Point Saint Charles is a historic, working-class, neighborhood with strong Irish heritage and Irish culture is rife with ghost stories, tales of the paranormal and unexplained mysteries. Storytelling is such a deeply respected part of Irish culture that historically tribal chiefs would employ a seanchaí, or specialized storyteller, to be custodian of indigenous oral traditions, including history, laws and stories.
Not surprisingly, there is even a Facebook group called “Ghosts and Stories of Point Saint Charles” that is devoted to exploring the old, haunted neighborhood that lies just south of the Lachine Canal. Established originally by local resident Anne Duff, the online page now hosts frenzied discussions about mysteries and haunted sites in the Point – carried out by more than 700 online members!
One such story surfaced about Branch 127 of the Canadian Royal Legion, located at 543 Sainte-Madeleine Street, in Point Saint Charles. For decades, Canadian Army veterans have gathered in “The Crazy House”, a fond nickname given to the Branch. According to one long-time member, “Some of the fun, whacky and crazy things that happen there you wouldn’t believe if you read it in a book.” Indeed, despite the sociable atmosphere of beer-drinking and frequent partying, the Legion’s employees are convinced that the place is haunted.
Occasionally, the Legion will welcome non-members to a steak dinner, barbecued in the large backyard. Those fortunate enough to be invited will enter an intimate world where Canadian Army veterans and their families and supporters gather as a community to remember old wars and to maintain solidarity with the Forces. The steak barbecues tend to be busy social affairs, with the bar taps flowing throughout the night.
Bartenders in Canadian Legions are used to hearing a lot of stories, from old victories on the battlefield and the military’s latest strategies to local community news and salacious rumours in the neighborhood. The bartender at Branch 127, Ken McCaskill, must also contend with a different type of story: paranormal incidents abound in the old building and the staff is certain the place is haunted. Staff members have reported strange phenomena inside the Legion, including chairs moving about on their own, windows opening and closing without the aid of a human, a garbage can that can keeps getting kicked by an unseen force – and much, much more!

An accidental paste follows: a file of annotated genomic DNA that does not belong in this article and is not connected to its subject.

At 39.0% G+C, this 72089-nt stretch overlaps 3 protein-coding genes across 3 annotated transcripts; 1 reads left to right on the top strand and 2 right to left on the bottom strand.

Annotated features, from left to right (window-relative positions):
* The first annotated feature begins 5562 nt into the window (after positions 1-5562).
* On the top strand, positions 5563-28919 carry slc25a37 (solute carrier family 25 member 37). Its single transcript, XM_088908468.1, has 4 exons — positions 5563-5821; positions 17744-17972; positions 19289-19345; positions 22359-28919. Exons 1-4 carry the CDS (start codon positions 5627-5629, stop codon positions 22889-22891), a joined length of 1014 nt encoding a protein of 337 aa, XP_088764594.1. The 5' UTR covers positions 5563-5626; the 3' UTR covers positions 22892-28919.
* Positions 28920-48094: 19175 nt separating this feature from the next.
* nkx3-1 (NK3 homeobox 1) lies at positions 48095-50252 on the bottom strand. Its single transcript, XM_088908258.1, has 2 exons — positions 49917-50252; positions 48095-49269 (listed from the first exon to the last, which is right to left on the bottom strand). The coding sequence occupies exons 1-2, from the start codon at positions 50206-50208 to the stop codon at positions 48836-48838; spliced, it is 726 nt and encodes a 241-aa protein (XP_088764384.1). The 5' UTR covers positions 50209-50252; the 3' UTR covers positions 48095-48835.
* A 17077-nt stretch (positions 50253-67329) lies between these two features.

“All I know is what I’ve seen and heard there and what others have also,” said the bartender, adding: “We have taps that come on by themselves, mops that move on their own, a cross that burned into the grass by itself, names called, chairs that move, footprints appearing on a clean floor and glasses that fall and break… oh and being growled at.” When pressed to provide more details, the barman explained that all sorts things in the Legion get moved around somehow, ending up in places where they shouldn’t be.
McCaskill also mentioned a frightening encounter. One day, while going about his daily routine, he heard a sort of demonic growling noise. It got louder and more menacing, causing him to bolt from the building momentarily in a state of fear. On another occasion, he noticed that a cross had subtly burnt itself into the grass outside the Legion without any explanation – nothing had been placed on the lawn that could have formed the religious shape.
Concerning the disembodied voices, in addition to whatever was growling, there is also a chorus of women upstairs who sometimes sing to the sounds of a piano; unusual, because the Legion’s piano is downstairs. There is also the mysterious voice of a child, which Ken McCaskill actually managed to record. Late one night in 2014, after he had locked up, he recorded a muffled child’s voice saying something like “Pick up your Tootsie Roll”. The same young voice, in a clearer tone, also asked: “Can I come downstairs now?”